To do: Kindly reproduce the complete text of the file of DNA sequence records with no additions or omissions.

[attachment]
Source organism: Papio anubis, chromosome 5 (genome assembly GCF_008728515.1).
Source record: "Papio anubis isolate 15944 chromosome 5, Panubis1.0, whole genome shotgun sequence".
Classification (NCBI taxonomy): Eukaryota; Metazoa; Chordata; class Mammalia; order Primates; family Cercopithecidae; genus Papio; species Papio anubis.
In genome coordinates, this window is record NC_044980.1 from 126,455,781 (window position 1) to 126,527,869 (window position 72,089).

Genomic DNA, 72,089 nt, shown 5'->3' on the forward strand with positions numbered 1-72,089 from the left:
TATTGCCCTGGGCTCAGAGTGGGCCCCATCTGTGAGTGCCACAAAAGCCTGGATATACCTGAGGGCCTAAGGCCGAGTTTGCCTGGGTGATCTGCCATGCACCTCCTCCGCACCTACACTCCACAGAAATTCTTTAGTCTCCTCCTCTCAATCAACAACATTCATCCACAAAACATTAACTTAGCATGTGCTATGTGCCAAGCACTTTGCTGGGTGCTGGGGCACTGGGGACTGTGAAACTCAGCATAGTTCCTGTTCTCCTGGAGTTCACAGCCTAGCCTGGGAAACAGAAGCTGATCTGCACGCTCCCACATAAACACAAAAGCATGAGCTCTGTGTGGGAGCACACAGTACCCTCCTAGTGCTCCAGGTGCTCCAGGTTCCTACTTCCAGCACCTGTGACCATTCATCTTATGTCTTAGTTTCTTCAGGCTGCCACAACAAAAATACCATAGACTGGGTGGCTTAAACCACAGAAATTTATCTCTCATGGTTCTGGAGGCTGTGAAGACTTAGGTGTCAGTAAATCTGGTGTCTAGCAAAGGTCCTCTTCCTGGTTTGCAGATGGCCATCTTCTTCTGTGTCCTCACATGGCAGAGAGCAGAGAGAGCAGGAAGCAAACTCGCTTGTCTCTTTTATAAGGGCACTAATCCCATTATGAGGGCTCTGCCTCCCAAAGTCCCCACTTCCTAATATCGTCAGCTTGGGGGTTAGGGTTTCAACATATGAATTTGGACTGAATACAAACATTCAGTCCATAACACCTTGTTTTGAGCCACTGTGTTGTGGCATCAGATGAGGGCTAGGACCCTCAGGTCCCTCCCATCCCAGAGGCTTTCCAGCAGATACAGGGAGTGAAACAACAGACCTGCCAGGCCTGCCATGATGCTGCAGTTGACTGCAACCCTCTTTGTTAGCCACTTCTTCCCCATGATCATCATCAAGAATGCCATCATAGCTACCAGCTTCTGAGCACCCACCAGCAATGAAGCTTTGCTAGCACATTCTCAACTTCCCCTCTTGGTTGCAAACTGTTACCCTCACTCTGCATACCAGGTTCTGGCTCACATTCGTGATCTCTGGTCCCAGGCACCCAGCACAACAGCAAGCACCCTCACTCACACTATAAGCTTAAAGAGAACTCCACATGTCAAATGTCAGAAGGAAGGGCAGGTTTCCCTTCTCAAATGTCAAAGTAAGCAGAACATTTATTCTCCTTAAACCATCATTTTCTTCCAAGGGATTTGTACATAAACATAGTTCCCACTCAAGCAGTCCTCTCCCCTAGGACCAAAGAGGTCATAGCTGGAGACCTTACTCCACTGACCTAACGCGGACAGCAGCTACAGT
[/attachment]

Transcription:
Source organism: Papio anubis, chromosome 5 (genome assembly GCF_008728515.1).
Source record: "Papio anubis isolate 15944 chromosome 5, Panubis1.0, whole genome shotgun sequence".
Classification (NCBI taxonomy): Eukaryota; Metazoa; Chordata; class Mammalia; order Primates; family Cercopithecidae; genus Papio; species Papio anubis.
In genome coordinates, this window is record NC_044980.1 from 126,455,781 (window position 1) to 126,527,869 (window position 72,089).

Genomic DNA, 72,089 nt, shown 5'->3' on the forward strand with positions numbered 1-72,089 from the left:
TATTGCCCTGGGCTCAGAGTGGGCCCCATCTGTGAGTGCCACAAAAGCCTGGATATACCTGAGGGCCTAAGGCCGAGTTTGCCTGGGTGATCTGCCATGCACCTCCTCCGCACCTACACTCCACAGAAATTCTTTAGTCTCCTCCTCTCAATCAACAACATTCATCCACAAAACATTAACTTAGCATGTGCTATGTGCCAAGCACTTTGCTGGGTGCTGGGGCACTGGGGACTGTGAAACTCAGCATAGTTCCTGTTCTCCTGGAGTTCACAGCCTAGCCTGGGAAACAGAAGCTGATCTGCACGCTCCCACATAAACACAAAAGCATGAGCTCTGTGTGGGAGCACACAGTACCCTCCTAGTGCTCCAGGTGCTCCAGGTTCCTACTTCCAGCACCTGTGACCATTCATCTTATGTCTTAGTTTCTTCAGGCTGCCACAACAAAAATACCATAGACTGGGTGGCTTAAACCACAGAAATTTATCTCTCATGGTTCTGGAGGCTGTGAAGACTTAGGTGTCAGTAAATCTGGTGTCTAGCAAAGGTCCTCTTCCTGGTTTGCAGATGGCCATCTTCTTCTGTGTCCTCACATGGCAGAGAGCAGAGAGAGCAGGAAGCAAACTCGCTTGTCTCTTTTATAAGGGCACTAATCCCATTATGAGGGCTCTGCCTCCCAAAGTCCCCACTTCCTAATATCGTCAGCTTGGGGGTTAGGGTTTCAACATATGAATTTGGACTGAATACAAACATTCAGTCCATAACACCTTGTTTTGAGCCACTGTGTTGTGGCATCAGATGAGGGCTAGGACCCTCAGGTCCCTCCCATCCCAGAGGCTTTCCAGCAGATACAGGGAGTGAAACAACAGACCTGCCAGGCCTGCCATGATGCTGCAGTTGACTGCAACCCTCTTTGTTAGCCACTTCTTCCCCATGATCATCATCAAGAATGCCATCATAGCTACCAGCTTCTGAGCACCCACCAGCAATGAAGCTTTGCTAGCACATTCTCAACTTCCCCTCTTGGTTGCAAACTGTTACCCTCACTCTGCATACCAGGTTCTGGCTCACATTCGTGATCTCTGGTCCCAGGCACCCAGCACAACAGCAAGCACCCTCACTCACACTATAAGCTTAAAGAGAACTCCACATGTCAAATGTCAGAAGGAAGGGCAGGTTTCCCTTCTCAAATGTCAAAGTAAGCAGAACATTTATTCTCCTTAAACCATCATTTTCTTCCAAGGGATTTGTACATAAACATAGTTCCCACTCAAGCAGTCCTCTCCCCTAGGACCAAAGAGGTCATAGCTGGAGACCTTACTCCACTGACCTAACGCGGACAGCAGCTACAGT